pewin

PEWIN expands Africa operations to Nigeria

This was originally published here
The Private Equity Women Investor Network (PEWIN), a global networking organisation for senior women in private equity, has expanded its operations to Nigeria.The group, with chapters in the United States, Europe, Africa and Asia, made the move, following its formal entry in Africa earlier in the year, in South Africa.

The invitation-only members organisation, which was founded in 2007, in the United States, has been expanding internationally, opening London and Hong Kong chapters in 2015, in its first international expansion move.
Future expansion on the continent will include Cote d’Ivoire and Kenya.On 10 November 2016, PEWIN hosted an Africa Institutional Investor Roundtable in Lagos, Nigeria.This event was attended by nearly 30 senior women investors, representing pension fund administrators, fund managers, development finance institutions, insurance companies and other stakeholders focused on private equity.

The purpose of the event was to bring into focus the role of private equity, not only as a developmental tool for the country at large, but also for women in Nigeria.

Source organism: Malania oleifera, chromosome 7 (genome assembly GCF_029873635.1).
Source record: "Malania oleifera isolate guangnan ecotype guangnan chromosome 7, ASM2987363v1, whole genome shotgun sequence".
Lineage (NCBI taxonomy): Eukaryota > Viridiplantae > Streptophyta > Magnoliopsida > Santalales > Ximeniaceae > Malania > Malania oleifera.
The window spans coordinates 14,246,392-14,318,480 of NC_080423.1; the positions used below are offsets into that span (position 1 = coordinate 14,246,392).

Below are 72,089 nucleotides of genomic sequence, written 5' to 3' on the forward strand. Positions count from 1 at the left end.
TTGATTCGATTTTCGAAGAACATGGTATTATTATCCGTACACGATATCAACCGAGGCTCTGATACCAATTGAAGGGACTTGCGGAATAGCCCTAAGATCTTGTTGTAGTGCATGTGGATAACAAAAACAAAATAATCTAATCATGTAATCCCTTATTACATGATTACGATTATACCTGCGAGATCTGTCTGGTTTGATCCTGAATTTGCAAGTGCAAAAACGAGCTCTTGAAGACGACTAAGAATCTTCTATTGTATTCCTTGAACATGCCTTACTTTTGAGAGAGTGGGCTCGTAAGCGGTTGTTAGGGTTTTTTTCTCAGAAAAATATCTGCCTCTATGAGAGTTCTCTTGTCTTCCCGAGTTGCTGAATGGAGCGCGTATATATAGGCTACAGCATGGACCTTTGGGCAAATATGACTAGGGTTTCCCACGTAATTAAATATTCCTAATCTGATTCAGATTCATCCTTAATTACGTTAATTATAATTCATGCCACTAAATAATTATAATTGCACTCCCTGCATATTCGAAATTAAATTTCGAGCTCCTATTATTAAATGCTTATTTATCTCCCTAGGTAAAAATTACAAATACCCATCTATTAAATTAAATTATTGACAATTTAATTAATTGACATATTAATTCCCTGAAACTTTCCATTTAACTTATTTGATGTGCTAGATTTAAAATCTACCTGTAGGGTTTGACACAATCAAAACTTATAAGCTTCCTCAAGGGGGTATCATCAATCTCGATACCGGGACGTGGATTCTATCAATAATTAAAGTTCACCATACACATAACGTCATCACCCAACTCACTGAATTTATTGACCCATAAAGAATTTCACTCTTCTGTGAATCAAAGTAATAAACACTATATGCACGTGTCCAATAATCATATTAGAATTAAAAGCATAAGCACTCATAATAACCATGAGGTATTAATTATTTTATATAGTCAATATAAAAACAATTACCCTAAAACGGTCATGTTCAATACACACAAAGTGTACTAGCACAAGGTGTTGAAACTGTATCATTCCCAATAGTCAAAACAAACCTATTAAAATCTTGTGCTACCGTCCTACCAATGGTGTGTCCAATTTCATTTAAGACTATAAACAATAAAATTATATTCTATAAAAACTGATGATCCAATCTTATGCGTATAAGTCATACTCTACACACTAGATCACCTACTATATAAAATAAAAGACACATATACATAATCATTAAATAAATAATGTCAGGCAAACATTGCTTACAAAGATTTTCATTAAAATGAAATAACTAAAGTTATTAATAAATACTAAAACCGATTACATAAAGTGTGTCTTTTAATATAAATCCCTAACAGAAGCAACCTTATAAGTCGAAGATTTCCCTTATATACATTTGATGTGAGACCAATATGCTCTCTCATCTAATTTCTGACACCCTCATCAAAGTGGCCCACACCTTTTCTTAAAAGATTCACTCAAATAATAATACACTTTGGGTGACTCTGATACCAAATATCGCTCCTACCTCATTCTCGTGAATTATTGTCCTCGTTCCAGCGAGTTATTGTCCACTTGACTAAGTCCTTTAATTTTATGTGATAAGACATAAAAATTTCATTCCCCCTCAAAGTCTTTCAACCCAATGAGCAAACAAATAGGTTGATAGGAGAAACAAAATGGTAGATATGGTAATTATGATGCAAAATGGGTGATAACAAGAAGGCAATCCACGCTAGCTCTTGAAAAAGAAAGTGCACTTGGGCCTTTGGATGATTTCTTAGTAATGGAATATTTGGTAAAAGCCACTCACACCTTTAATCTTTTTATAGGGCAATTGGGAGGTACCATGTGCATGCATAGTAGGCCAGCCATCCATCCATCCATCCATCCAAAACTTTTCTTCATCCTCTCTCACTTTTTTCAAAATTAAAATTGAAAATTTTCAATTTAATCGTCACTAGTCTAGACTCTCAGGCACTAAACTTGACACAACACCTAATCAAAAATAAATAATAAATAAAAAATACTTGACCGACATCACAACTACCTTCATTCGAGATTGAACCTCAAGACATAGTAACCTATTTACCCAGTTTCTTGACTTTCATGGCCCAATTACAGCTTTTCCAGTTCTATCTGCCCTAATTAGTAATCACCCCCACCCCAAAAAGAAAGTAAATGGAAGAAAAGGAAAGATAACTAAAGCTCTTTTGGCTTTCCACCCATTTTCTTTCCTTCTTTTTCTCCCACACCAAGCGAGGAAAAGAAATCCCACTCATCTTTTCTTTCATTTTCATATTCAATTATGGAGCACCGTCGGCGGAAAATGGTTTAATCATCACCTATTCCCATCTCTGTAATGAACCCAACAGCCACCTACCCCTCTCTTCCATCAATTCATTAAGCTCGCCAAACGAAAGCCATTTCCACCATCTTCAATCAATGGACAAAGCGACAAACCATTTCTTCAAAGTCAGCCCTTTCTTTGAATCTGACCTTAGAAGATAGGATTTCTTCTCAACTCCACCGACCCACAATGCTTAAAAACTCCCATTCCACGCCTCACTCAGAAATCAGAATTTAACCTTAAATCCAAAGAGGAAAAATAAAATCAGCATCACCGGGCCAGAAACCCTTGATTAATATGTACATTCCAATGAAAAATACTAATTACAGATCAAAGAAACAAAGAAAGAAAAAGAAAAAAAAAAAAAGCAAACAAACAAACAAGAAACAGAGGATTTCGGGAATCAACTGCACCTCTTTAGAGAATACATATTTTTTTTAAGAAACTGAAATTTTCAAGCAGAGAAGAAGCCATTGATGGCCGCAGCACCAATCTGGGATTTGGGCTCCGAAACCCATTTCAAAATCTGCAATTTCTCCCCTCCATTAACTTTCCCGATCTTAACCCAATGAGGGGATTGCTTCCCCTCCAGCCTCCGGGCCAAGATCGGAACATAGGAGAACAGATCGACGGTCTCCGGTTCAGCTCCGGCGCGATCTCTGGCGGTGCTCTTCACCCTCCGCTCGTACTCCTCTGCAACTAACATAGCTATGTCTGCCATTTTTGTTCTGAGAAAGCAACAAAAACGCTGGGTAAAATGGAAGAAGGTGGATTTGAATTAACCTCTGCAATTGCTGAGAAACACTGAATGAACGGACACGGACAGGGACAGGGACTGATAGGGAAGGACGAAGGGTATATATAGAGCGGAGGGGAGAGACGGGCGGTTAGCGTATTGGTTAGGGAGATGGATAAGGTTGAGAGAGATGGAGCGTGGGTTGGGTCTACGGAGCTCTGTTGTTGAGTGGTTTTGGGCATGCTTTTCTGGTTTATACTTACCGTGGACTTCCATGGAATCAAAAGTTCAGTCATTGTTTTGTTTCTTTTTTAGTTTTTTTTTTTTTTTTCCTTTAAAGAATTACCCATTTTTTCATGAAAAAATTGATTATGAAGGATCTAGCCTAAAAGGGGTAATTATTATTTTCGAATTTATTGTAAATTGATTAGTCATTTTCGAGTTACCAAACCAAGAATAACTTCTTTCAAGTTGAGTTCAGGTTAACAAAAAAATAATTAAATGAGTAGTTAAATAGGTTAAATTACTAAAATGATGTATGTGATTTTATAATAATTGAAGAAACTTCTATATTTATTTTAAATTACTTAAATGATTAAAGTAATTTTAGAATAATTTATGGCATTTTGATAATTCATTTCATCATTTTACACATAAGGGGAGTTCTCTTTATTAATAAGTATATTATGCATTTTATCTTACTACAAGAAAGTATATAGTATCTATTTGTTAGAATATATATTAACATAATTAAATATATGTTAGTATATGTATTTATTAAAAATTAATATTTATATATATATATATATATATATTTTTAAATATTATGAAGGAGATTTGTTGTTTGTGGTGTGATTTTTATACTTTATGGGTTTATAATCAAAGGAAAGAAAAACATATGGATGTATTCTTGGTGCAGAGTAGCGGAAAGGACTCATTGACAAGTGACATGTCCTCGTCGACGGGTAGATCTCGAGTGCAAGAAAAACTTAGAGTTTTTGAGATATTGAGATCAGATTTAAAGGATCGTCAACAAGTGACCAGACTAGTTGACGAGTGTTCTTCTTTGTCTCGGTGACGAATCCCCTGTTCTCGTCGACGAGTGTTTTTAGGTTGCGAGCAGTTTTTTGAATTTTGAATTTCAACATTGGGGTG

The theme of the roundtable discussion was, “Will Private Equity Save Nigeria?” and speakers included Mrs. Titi Lawani, Chief Executive Officer of Progress Trust CPFA; Ms. Eme Essien, Country Head, IFC; Ms. Abimbola Sulaiman, Head of Investments, PAL Pensions PFA; and Mrs. Ijeoma Agboti-Obatoyinbo, a senior private equity advisor.

PEWIN’s expansion in Africa comes as the investment management and private equity industries are increasing their focus on how to boost the number of women working in the industry, which is one of the most male-dominated areas of financial services.

The recently published McKinsey Women Matter Report also underscored this point on gender diversity in the workplace in Africa. According to the report, women are under-represented at every level of the corporate ladder, and fall in number the higher they climb, as only five per cent of women make it to the top.

The Chair of PEWIN, Kelly Williams, said: “It’s so rare that you interact or see a woman across the table from you on a daily basis. So we have to create these events.

“There is a real pent-up demand for women to have other women to talk to, to share their experience with, to do business with. We have seen a great response wherever we go.”

Co-Chair of PEWIN Africa and Managing Director of CBO Investment Management, Joanne Yoo, also said: “This event has taken place at a critical inflection in Nigeria where PE can truly play an important role in mobilizing long term capital into local businesses.

“We have observed that are many women in senior decision making roles who have the ability to make significant impact on the Nigerian economy.”

This theme is also reflected in a recent piece published by the Financial Times and co- authored by PEWIN members, Aubrey Hruby and Joanne Yoo, titled: “The Missing Middle in African Private Equity”.

 

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